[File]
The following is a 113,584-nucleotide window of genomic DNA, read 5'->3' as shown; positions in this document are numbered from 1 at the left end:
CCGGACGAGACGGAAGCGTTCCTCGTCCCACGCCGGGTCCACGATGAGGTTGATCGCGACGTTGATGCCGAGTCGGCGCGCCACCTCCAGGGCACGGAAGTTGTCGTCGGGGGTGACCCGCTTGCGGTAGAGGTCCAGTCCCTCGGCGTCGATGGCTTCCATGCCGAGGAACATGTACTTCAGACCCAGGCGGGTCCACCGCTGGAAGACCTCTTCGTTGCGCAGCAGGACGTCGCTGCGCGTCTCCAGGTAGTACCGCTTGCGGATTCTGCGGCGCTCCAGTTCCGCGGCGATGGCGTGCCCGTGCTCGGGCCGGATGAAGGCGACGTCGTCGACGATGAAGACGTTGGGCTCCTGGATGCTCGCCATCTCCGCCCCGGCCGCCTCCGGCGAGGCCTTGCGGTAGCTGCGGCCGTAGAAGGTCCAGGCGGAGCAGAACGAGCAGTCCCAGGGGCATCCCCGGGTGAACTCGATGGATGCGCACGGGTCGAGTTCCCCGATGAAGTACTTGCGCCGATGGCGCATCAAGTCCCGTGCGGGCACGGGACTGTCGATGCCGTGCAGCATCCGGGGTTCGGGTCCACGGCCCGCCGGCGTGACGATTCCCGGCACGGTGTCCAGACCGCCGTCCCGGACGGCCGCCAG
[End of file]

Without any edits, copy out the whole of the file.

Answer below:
The following is a 113,584-nucleotide window of genomic DNA, read 5'->3' as shown; positions in this document are numbered from 1 at the left end:
CCGGACGAGACGGAAGCGTTCCTCGTCCCACGCCGGGTCCACGATGAGGTTGATCGCGACGTTGATGCCGAGTCGGCGCGCCACCTCCAGGGCACGGAAGTTGTCGTCGGGGGTGACCCGCTTGCGGTAGAGGTCCAGTCCCTCGGCGTCGATGGCTTCCATGCCGAGGAACATGTACTTCAGACCCAGGCGGGTCCACCGCTGGAAGACCTCTTCGTTGCGCAGCAGGACGTCGCTGCGCGTCTCCAGGTAGTACCGCTTGCGGATTCTGCGGCGCTCCAGTTCCGCGGCGATGGCGTGCCCGTGCTCGGGCCGGATGAAGGCGACGTCGTCGACGATGAAGACGTTGGGCTCCTGGATGCTCGCCATCTCCGCCCCGGCCGCCTCCGGCGAGGCCTTGCGGTAGCTGCGGCCGTAGAAGGTCCAGGCGGAGCAGAACGAGCAGTCCCAGGGGCATCCCCGGGTGAACTCGATGGATGCGCACGGGTCGAGTTCCCCGATGAAGTACTTGCGCCGATGGCGCATCAAGTCCCGTGCGGGCACGGGACTGTCGATGCCGTGCAGCATCCGGGGTTCGGGTCCACGGCCCGCCGGCGTGACGATTCCCGGCACGGTGTCCAGACCGCCGTCCCGGACGGCCGCCAG